How do I connect to the Internet?
Once you've set up your computer, you'll probably want to get Internet access so you can send and receive email, browse the Web, watch movies, and more. Before you can access the Internet, there are three things you need: an Internet service, a modem, and a web browser.
Watch the video to learn about connecting to the Internet.
Choosing an Internet service
Which service is best for me?
It all depends on where you live and how much speed you need. Internet service providers (ISPs) usually offer different levels of speed based on your needs. If you're mainly using the Internet for email and social networking, a slower connection might be all you need. However, if you want to download a lot of music or watch streaming movies, you'll want a faster connection. You'll need to do some research to find out what the options are in your area. Here are some common types of Internet service.
- Dial-up: Dial-up is generally the slowest type of Internet connection, and you should probably avoid it unless it is the only service available in your area. Like a phone call, a dial-up modem will connect you to the Internet by dialing a number, and it will disconnect when you are done surfing the Web. Unless you have multiple phone lines, you will not be able to use your land line and the Internet at the same time with a dial-up connection.
- DSL: DSL service uses a broadband connection, which makes it much faster than dial-up. However, it is unavailable in many locations, so you'll need to contact your local ISP for information about your area. DSL connects to the Internet via phone line but does not require you to have a land line at home. Unlike dial-up, it will always be on once it's set up, and you'll be able to use the Internet and your phone line simultaneously.
- Cable: Cable service connects to the Internet via cable TV, although you do not necessarily need to have cable TV in order to get it. It uses a broadband connection and can be faster than both dial-up and DSL service; however, it is only available in places where cable TV is available.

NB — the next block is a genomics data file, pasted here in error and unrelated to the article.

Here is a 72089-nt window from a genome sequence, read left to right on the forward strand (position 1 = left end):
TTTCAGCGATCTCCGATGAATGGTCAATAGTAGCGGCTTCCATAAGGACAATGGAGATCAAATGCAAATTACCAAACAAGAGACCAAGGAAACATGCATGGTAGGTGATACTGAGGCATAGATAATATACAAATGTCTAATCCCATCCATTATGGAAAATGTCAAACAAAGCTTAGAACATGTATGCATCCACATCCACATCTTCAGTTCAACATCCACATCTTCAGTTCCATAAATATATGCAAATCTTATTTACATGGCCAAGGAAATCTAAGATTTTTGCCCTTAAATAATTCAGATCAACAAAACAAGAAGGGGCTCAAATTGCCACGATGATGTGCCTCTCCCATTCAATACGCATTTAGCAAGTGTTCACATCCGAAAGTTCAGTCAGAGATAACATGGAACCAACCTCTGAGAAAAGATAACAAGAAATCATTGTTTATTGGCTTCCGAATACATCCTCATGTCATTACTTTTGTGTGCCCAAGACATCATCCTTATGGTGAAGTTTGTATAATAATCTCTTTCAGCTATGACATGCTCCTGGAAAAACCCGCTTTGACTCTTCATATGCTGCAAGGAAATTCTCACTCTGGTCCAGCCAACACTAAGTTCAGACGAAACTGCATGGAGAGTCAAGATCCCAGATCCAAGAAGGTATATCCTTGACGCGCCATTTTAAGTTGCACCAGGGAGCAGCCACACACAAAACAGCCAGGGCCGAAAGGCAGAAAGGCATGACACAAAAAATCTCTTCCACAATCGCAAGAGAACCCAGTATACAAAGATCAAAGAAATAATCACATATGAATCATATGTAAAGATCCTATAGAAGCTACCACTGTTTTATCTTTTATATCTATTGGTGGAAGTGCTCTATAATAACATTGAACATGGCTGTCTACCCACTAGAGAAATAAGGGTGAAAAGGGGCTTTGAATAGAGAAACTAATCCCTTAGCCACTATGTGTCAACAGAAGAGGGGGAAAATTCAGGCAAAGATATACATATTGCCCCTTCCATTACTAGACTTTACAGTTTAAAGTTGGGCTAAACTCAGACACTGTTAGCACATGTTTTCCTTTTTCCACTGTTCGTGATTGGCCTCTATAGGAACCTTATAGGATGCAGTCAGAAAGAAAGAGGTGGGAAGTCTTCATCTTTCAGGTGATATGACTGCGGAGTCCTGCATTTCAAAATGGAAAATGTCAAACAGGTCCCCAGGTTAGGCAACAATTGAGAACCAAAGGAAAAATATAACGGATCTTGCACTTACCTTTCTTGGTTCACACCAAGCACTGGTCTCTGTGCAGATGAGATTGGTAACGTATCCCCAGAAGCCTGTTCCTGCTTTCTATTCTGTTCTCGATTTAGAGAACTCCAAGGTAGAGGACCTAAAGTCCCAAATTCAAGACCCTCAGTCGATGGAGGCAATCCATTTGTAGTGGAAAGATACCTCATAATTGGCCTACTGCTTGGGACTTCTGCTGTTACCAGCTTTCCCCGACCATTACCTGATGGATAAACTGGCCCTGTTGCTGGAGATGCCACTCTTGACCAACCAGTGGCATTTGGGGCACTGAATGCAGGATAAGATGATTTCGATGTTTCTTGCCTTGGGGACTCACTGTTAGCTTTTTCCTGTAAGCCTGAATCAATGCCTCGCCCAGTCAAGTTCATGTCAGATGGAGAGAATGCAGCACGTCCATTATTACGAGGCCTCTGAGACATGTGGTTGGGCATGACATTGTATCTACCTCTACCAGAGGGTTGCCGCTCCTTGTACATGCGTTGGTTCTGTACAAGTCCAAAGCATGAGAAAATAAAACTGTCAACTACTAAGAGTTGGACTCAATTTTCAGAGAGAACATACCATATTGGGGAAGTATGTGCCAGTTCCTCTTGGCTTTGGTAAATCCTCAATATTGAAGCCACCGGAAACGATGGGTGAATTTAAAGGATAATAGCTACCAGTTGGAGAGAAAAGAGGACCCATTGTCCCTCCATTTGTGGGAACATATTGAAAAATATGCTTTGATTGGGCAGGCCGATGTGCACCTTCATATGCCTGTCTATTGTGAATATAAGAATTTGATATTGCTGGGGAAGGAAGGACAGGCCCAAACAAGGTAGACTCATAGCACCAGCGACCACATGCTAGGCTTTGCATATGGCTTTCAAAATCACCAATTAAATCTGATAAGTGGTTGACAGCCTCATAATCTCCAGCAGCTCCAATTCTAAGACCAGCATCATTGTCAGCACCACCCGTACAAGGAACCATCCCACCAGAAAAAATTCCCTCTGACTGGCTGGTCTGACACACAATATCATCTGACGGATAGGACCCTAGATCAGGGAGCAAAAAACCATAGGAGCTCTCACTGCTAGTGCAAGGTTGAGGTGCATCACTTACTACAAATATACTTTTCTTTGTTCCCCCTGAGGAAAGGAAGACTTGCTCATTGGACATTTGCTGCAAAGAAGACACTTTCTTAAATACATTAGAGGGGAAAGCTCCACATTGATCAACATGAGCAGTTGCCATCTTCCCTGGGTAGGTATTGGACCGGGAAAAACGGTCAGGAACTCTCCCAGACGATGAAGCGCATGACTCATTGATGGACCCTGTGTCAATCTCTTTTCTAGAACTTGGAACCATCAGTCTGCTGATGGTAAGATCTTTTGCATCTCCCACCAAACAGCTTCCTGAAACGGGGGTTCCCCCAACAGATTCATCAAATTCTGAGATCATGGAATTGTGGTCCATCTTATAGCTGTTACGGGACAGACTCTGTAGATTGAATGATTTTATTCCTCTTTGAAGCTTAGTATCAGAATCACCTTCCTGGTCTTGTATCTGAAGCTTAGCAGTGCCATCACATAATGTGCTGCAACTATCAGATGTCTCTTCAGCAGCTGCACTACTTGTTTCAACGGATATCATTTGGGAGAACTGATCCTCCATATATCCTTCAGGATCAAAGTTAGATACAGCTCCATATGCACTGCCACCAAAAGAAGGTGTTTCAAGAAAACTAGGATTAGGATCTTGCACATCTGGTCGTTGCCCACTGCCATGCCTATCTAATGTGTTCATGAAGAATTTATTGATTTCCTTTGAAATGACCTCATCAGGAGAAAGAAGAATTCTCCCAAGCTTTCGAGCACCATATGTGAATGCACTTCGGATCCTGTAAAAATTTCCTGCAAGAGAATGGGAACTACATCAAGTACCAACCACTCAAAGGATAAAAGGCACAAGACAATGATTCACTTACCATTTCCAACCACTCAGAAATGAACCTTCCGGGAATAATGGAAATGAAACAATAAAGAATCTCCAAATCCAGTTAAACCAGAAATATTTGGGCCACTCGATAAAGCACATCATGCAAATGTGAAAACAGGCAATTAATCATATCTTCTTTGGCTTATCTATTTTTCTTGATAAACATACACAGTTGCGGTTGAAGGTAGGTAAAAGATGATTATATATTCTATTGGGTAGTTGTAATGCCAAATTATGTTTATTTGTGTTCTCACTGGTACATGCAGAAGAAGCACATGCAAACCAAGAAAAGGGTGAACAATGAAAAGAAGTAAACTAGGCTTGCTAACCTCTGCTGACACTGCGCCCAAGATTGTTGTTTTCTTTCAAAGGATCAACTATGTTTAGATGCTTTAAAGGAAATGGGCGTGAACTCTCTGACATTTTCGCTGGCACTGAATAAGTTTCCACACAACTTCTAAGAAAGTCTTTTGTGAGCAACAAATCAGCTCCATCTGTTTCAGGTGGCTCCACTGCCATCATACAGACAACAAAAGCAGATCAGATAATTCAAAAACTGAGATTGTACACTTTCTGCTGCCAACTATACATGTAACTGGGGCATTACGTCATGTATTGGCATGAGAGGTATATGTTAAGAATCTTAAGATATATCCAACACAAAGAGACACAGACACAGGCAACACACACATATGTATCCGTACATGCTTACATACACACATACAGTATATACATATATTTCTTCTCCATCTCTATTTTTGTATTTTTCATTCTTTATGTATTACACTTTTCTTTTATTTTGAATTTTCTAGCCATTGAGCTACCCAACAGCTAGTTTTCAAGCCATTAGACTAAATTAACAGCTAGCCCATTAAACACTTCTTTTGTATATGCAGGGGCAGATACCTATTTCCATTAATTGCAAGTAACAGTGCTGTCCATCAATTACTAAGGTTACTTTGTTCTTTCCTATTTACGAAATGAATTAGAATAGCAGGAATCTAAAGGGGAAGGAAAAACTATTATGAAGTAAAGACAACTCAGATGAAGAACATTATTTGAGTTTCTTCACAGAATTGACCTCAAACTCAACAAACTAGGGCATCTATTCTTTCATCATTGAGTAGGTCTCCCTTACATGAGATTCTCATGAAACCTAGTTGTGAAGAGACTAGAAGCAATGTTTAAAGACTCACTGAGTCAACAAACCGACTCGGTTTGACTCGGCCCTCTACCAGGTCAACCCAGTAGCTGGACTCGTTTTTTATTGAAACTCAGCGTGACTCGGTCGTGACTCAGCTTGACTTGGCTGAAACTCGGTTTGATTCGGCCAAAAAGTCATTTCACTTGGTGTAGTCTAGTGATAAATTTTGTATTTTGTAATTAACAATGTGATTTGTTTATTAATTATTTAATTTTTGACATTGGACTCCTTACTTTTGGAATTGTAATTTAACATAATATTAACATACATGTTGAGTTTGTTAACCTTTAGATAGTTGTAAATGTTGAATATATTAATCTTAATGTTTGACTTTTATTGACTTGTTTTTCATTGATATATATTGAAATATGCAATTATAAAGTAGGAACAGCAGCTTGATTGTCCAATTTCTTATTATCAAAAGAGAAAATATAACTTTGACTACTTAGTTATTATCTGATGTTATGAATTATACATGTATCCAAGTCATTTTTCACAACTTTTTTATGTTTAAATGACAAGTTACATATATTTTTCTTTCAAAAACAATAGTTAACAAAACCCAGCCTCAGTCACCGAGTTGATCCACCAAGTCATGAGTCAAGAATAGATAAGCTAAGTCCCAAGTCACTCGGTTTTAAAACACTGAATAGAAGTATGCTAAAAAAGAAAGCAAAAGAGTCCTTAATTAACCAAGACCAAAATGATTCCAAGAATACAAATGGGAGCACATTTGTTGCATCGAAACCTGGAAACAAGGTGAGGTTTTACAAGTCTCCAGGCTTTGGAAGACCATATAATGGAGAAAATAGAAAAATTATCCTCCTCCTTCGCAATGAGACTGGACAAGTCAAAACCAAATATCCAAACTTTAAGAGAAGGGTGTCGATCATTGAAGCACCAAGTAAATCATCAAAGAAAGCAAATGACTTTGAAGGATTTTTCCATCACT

- Satellite: A satellite connection uses broadband but does not require cable or phone lines; it connects to the Internet through satellites orbiting the Earth. As a result, it can be used almost anywhere in the world, but the connection may be affected by weather patterns. A satellite connection also relays data on a delay, so it is not the best option for people who use real-time applications, like gaming or video conferencing.
- 3G and 4G: 3G and 4G service is most commonly used with mobile phones and tablet computers, and it connects wirelessly through your ISP's network. If you have a device that's 3G or 4G enabled, you'll be able to use it to access the Internet away from home, even when there is no Wi-Fi connection. However, you may have to pay per device to use a 3G or 4G connection, and it may not be as fast as DSL or cable.
Choosing an Internet service provider
Once you have decided which type of Internet access you're interested in, you can determine which ISPs are available in your area that offer the type of Internet access you want. Then you'll need to purchase Internet service from one of the available ISPs. Talk to friends, family members, and neighbors to see which ISPs they use. Below are some things to consider as you research ISPs:
- Ease of installation
- Service record
- Technical support
- Contract terms
Although dial-up has traditionally been the least expensive option, many ISPs have raised dial-up prices to be the same as broadband. This is intended to encourage people to switch to broadband. Generally, you should only use dial-up if it's the only option available.